April 18, 2024
The House Ethics Committee has voted unanimously to launch an investigation into Rep. Madison Cawthorn for his connection to an alleged cryptocurrency scam and a possible inappropriate relationship with a member of his staff.

The House Ethics Committee has voted unanimously to launch an investigation into Rep. Madison Cawthorn for his connection to an alleged cryptocurrency scam and a possible inappropriate relationship with a member of his staff.

The scandal-prone Cawthorn (R-NC), who lost his renomination bid earlier this month, has been accused of insider trading related to the Let’s Go Brandon cryptocurrency, a Washington Examiner investigation revealed.

“Pursuant to the Committee’s action, the Investigative Subcommittee shall have jurisdiction to determine whether Representative Madison Cawthorn may have: improperly promoted a cryptocurrency in which he may have had an undisclosed financial interest, and engaged in an improper relationship with an individual employed on his congressional staff,” the committee said in a press release. 

Rep. Veronica Escobar (D-TX) will oversee the subcommittee, and the statement notes that an investigation is not a declaration of guilt.

Jordan Libowitz, the communications director for the watchdog group Citizens for Responsibility and Ethics in Washington, hailed the committee’s decision to investigate Cawthorn’s promotion and reported financial interest in the meme cryptocurrency but noted that the committee doesn’t have much time to complete its inquiry following Cawthorn’s primary defeat last week to North Carolina state Sen. Chuck Edwards.

“It’s good that House Ethics will be investigating this, Libowitz told the Washington Examiner. “However, their jurisdiction is limited to Cawthorn’s time in Congress, so we hope that they are able to complete their investigation before his term is up and they are forced to drop the matter.”

Dylan Hedtler-Gaudette, the government affairs manager for the Project on Government Oversight, noted the significance of the committee’s unanimous vote to launch an investigation into Cawthorn.

“There is substantial reason to believe that Rep. Cawthorn may have committed insider trading or some other manner of impropriety,” Hedtler-Gaudette told the Washington Examiner. “The natural next step is an official investigation, and the findings of that investigation will be important to the effort to prevent this kind of misconduct in the future. The unanimous, bipartisan vote from the committee underscores the seriousness of these allegations, and that is encouraging from the standpoint of Congress wanting to get its house in order.”

The announcement comes just weeks after Sen. Thom Tillis (R-NC) cited the Washington Examiner’s reporting and called on the House Ethics Committee to investigate allegations that Cawthorn engaged in an insider trading scheme with LGBCoin.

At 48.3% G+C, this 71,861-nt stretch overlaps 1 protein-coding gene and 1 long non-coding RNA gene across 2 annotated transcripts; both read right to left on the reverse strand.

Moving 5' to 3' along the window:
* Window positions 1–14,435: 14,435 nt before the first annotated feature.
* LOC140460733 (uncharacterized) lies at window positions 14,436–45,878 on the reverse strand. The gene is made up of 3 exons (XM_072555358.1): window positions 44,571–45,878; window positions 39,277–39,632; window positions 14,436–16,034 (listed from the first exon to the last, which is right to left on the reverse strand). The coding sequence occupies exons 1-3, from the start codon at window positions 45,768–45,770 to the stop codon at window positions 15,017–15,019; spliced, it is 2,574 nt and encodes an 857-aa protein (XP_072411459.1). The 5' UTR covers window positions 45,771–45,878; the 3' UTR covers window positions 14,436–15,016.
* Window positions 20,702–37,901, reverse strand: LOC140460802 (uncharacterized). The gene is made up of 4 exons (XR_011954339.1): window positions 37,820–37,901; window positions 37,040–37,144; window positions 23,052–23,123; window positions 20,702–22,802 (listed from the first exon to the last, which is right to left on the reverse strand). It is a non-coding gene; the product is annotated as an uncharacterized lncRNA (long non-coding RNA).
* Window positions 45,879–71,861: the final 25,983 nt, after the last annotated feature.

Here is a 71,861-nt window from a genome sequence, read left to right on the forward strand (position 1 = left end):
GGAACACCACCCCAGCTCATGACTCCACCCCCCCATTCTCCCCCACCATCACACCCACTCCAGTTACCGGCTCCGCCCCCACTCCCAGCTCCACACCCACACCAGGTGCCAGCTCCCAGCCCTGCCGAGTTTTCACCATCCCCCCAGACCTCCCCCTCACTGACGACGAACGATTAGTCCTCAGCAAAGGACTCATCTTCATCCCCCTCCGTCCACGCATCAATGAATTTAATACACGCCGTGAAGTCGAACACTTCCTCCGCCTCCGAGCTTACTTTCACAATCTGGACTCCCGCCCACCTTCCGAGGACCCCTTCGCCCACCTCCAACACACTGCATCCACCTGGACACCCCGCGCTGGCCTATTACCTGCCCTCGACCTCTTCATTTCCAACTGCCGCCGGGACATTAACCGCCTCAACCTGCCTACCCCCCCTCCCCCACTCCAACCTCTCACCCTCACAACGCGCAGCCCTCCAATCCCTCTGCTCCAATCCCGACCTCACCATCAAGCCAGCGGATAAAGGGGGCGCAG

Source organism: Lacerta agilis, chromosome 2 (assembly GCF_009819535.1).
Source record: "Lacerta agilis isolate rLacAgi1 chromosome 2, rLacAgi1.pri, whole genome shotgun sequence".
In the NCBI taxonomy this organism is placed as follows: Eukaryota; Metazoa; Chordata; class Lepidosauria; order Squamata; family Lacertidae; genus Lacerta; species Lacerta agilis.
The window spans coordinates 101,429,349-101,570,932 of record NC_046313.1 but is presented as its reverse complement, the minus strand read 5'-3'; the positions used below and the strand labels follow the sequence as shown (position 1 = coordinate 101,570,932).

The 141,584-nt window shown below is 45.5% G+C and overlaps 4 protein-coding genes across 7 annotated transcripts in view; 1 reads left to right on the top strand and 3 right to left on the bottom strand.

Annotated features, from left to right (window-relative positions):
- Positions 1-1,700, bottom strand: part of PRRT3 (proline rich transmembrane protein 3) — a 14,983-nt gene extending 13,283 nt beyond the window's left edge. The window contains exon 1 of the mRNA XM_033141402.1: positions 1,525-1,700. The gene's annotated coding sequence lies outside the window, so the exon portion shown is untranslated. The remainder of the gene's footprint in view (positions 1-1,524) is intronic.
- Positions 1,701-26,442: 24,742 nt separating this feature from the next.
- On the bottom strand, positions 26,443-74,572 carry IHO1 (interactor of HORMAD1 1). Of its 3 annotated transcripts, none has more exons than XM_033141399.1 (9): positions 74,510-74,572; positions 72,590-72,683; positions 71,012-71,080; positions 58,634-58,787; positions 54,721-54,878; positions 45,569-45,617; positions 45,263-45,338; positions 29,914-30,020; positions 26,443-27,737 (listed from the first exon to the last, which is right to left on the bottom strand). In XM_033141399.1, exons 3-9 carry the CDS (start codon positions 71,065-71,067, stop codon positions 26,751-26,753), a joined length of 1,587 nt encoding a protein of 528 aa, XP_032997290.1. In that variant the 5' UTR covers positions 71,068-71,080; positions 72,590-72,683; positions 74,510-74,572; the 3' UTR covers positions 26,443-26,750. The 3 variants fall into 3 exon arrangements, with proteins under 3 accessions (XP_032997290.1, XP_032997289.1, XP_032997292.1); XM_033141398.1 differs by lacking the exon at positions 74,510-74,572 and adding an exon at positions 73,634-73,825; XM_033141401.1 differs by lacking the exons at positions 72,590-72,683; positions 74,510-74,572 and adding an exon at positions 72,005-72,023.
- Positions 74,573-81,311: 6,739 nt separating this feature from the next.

Multiple government watchdog groups previously told the Washington Examiner that Cawthorn may have implicated himself in an insider trading scheme when he wrote: “LGB legends … Tomorrow we go to the moon!” in response to a Dec. 29 Instagram picture of himself posing with the meme coin’s ringleader, James Koutoulas.

The next day, Koutoulas was featured in a statement from NASCAR driver Brandon Brown announcing that the coin would be the primary sponsor of his 2022 season, causing the cryptocurrency’s value to spike by 75%.

LGBCoin is a reference to the “Let’s go Brandon” chant mocking President Joe Biden.

Koutoulas revealed in response to the Washington Examiner’s reporting that Cawthorn last traded the coin three weeks before the announcement was made.

But Cawthorn has never filed any financial disclosures reporting his purchase of LGBCoin, which members of congress are required to do whenever they purchase more than $1,000 of any cryptocurrency.

Both Cawthorn and Koutoulas later said knowledge of LGBCoin’s pending deal with Brown was all public knowledge in early December when the lawmaker reportedly traded the coin.


But neither Cawthorn nor Koutoulas were able to provide any records to the Washington Examiner showing that the deal was public knowledge in early December.

Craig Holman, a government affairs lobbyist for Public Citizen, previously told the Washington Examiner that Koutoulas’s statement that Cawthorn traded the meme coin before it struck its deal with Brown strengthened his suspicions that Cawthorn had insider knowledge at the time of his trade.

“The new information that Madison Cawthorn did indeed buy up LGBCoin prior to the public announcement of the NASCAR endorsement adds greater evidence to the suspicions of Cawthorn violating the insider trading laws,” Holman said. “If Cawthorn knew of the nonpublic material information that would radically boost the value of the cryptocurrency, and purchased LGBCoin with that knowledge, this would likely constitute insider trading.”

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